And what about Dennis Oppenheim? For me Oppenheim stands for conceptual and performance art. His “earthworks” have become famous and on the cover of the stedelijk Museum catalogue one is depicted. BTW. the Stedelijk catalogue was designed by Wim Crouwel and he made it, because of the use of a beautiful impressive photograph of one of the earthworks, stand out from the rest.

If i compare both artist , I definitely have more interest in the large sculptures by Alice Aycock, but Oppenheim is important too and time will tell which of them will be the most important one…. my guess it will be the wife …Alice Aycock.

In 2011 Oppenheim died of pancreas cancer

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Barrie Cooke (1931-2014)

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For me Barrie Cooke stands for the excellent taste Rudi Fuchs has in art and the beautiful designed catalogue Gracia Lebbink made for the Cooke exhibition in the Gemeentemuseum Den Haag in 1992. I can not remember if Cooke was present at the opening, but i still remember the first impression his paintings made on me when i first saw them in the exhibition rooms in the Gemeentemuseun. These paintings were personal and overwhelming and reminded me of the ones Francis Bacon made.

left Cooke and right Bacon

At that time Fuchs had become very interested in Irish art and presented Cooke shortly after he had had an exhibition with works by Jack B. Yeats

An artists’ artist, he won enormous respect from his peers over several generations for his utter commitment and the integrity of his vision. He was a passionate fisherman and the natural world was always at the heart of his work. His figure paintings and portraits are also exceptional.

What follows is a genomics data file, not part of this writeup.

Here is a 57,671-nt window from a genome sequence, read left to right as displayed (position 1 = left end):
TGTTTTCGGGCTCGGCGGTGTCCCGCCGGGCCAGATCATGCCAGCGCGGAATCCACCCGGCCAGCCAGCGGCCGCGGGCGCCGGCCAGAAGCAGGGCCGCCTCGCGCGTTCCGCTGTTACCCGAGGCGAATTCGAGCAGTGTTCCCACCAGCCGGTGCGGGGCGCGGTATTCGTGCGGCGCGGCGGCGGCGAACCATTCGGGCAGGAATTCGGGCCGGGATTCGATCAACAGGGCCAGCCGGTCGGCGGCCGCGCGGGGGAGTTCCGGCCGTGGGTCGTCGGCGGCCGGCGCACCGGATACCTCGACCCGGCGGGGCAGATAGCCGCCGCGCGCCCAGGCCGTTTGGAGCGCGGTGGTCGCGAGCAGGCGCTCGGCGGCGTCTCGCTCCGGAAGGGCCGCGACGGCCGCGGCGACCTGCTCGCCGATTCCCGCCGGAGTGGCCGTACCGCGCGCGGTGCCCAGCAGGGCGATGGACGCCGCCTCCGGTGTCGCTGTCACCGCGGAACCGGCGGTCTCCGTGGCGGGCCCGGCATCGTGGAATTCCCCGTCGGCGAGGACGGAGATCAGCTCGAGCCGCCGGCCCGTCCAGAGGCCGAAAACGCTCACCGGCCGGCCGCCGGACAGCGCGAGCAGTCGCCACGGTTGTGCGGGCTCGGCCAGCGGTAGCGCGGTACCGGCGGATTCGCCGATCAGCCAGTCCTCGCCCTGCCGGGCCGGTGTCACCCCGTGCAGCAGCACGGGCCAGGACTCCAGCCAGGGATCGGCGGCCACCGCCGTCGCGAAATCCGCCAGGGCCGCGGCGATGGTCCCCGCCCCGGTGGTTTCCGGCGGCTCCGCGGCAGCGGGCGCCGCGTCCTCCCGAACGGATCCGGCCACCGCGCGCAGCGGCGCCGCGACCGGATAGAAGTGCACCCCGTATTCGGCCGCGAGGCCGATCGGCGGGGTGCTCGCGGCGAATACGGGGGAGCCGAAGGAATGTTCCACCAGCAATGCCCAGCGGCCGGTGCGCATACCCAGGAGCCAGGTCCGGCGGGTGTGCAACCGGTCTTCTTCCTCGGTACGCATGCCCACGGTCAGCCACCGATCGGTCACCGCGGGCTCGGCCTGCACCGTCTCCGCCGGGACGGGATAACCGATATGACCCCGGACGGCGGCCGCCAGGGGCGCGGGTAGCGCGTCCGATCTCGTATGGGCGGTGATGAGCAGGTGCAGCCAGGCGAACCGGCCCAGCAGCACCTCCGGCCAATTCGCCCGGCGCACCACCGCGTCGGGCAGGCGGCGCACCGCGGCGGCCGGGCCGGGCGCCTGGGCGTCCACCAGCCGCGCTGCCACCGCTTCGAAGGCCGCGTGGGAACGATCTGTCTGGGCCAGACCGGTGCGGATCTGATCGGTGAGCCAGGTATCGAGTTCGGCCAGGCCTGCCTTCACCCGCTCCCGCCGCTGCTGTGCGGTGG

His paintings are cherished for their dynamic, immediate, visceral connection with their subject matter. Early training at Skowhegan in the US and at Oskar Kokoschka’s School of Vision in Salzburg helped to shape the urgent vitality of his pictorial approach – a vitality reflected in the artist’s personality.

Having grown up in Bermuda and studied in the US, he went to England in 1954 to revisit his roots but found little to engage him. So he took a ferry to Ireland and, he said, felt at home even as he walked down the gangplank.

Irish life
He settled in rural Co Clare where he and his first wife, Harriet Cooke, lived in some poverty. Later he moved to Thomastown, Co Kilkenny, with ceramic artist Sonja Landweer, who introduced him to Rudolf Steiner’s ideas on natural processes. His next move was to a remote house overlooking Lough Arrow in Co Sligo.

The Barrie Cooke Gemeentemuseum catalogue designed by Gracia Lebbink is available at www.ftn-books.com

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Max Liebermann (1847-1935)

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There is a long history between the art of Max Liebermann and the Netherlands, because Liebermann used to work for long periods of time in this country.

From 1874 until 1914 he stayed during the summer period in Holland and painted together with his friend Isaac Israels in Laren, Scheveningen and Noordwijk. This is the reason why so many of great Liebermann paintings can be found in this country. These were given, trade or sold to collectors and friends , building this way the largest collection of Liebermann paintings outside Germany.

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It was therefore no problem for the Gemeentemuseum to organize some 40 years ago one of the first retrospektives on Liebermann ( catalogue available at www.ftn-books.com) and because it was so long ago the Gemeentemuseum organized this year another Libermann exhibition with the focus on the dutch paintings he made during the summers he stayed here.

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MAX LIEBERMANN

IMPRESSIONS OF SUMMER